Theory:

The different components of food are explained in the following section.
Carbohydrate:
Carbohydrates are the main source of energy that provides energy to the body. Carbohydrates are primarily present in plant foods but also occur in dairy products like milk. Carbohydrates in the food occur in various forms, which include:
 
1. Sugar - Includes sugars that are present naturally in food. Sources of sugar in food include fruits, honey, cane sugar, and sugar beet.
 
2. Starch - Starch comes under the category of complex carbohydrates. They are polymers of glucose. Sources of starch include rice, wheat, maize, potato etc.
 
3. Dietary fibre - They are mainly indigestible complex polysaccharides. The sources of dietary fibre include whole-grain, nuts and seeds.
 
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Sources of carbohydrates
 
However, carbohydrates in excess amount can lead to diabetes, obesity and other health complications. Starch and sugars are the most abundant carbohydrates present in our food. To identify starch in our food, we can perform the below-mentioned test.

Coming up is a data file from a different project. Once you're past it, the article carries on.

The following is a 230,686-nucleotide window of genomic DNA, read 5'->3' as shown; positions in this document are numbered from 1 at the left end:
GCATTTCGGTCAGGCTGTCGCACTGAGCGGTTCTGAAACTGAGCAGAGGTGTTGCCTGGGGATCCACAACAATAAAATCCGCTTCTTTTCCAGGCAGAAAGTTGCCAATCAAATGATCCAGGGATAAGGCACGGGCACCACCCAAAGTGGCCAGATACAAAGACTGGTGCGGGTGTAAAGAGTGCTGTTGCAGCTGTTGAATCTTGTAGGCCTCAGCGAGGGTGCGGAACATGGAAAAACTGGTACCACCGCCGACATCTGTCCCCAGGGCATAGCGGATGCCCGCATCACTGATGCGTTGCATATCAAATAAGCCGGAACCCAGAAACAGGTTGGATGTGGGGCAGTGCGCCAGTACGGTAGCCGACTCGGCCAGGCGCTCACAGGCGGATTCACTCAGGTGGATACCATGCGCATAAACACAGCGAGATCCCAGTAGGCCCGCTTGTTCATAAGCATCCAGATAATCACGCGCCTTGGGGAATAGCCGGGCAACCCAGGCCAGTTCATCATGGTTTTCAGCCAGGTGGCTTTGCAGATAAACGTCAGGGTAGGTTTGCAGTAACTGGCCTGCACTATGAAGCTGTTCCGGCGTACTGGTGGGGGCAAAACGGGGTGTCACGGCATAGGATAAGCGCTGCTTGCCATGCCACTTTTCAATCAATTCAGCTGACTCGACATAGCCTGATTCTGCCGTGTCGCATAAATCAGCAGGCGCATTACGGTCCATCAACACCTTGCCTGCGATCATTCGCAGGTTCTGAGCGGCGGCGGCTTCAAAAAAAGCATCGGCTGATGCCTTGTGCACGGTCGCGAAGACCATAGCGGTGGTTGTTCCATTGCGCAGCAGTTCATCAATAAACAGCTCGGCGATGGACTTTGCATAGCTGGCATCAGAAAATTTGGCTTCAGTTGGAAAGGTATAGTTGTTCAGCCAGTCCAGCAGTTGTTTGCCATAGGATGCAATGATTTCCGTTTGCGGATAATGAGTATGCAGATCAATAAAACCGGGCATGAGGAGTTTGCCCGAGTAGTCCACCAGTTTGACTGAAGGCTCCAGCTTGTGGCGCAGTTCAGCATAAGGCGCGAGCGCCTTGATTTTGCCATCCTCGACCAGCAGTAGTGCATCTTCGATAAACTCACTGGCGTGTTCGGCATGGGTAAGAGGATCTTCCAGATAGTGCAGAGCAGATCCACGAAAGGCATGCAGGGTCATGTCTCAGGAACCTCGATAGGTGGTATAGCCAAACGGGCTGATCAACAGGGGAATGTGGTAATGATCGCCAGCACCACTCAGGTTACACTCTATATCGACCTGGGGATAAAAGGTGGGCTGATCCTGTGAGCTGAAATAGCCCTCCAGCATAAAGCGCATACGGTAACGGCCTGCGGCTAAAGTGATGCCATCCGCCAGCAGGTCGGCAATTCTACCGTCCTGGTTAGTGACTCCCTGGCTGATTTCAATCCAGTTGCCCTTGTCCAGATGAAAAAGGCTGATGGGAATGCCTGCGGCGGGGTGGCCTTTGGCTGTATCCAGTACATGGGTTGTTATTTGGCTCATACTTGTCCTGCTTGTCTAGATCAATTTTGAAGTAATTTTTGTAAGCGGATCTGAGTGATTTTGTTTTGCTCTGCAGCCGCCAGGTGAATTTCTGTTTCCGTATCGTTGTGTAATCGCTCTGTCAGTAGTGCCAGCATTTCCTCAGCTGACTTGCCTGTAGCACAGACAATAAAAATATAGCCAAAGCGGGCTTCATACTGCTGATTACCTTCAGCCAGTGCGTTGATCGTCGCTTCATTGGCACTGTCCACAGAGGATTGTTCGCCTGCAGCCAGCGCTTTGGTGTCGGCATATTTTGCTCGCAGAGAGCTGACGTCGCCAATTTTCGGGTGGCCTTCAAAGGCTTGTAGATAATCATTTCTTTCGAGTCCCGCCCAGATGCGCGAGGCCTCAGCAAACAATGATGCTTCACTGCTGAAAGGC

Test for starch:
Aim:
 
To test the presence of starch in the food item.
 
Materials required:
 
Boiled potato, dropper or ink filler, dilute Iodine solution.
 
Procedure:
 
1. Smash the boiled potato.
 
2. Add \(2-3\) drops of dilute iodine solution on the smashed potato.
 
3. Observe the colour of the food item.
 
Observation:
 
The potato turns blue-black.
 
Inference:
 
Iodine that was added to the boiled potato reacts with the starch present in the potato. This forms a Starch-Iodine complex that is blue-black in colour. Thus, the appearance of blue-black colour confirms the presence of starch in the food item.
Blue-black colour indicates the presence of starch in the food item.
 
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A video that explains the test for starch in various food items (Potato, rice, salt, and sugar) is attached below:
 
The test used for sugar:
Benedict's test:
 
Benedict's solution is used to test for simple sugars, such as glucose. Benedict's solution is a clear blue solution of sodium and copper salts.
In the presence of simple sugars, the blue solution changes colour to green, yellow, and brick-red, depending on the amount of sugar.
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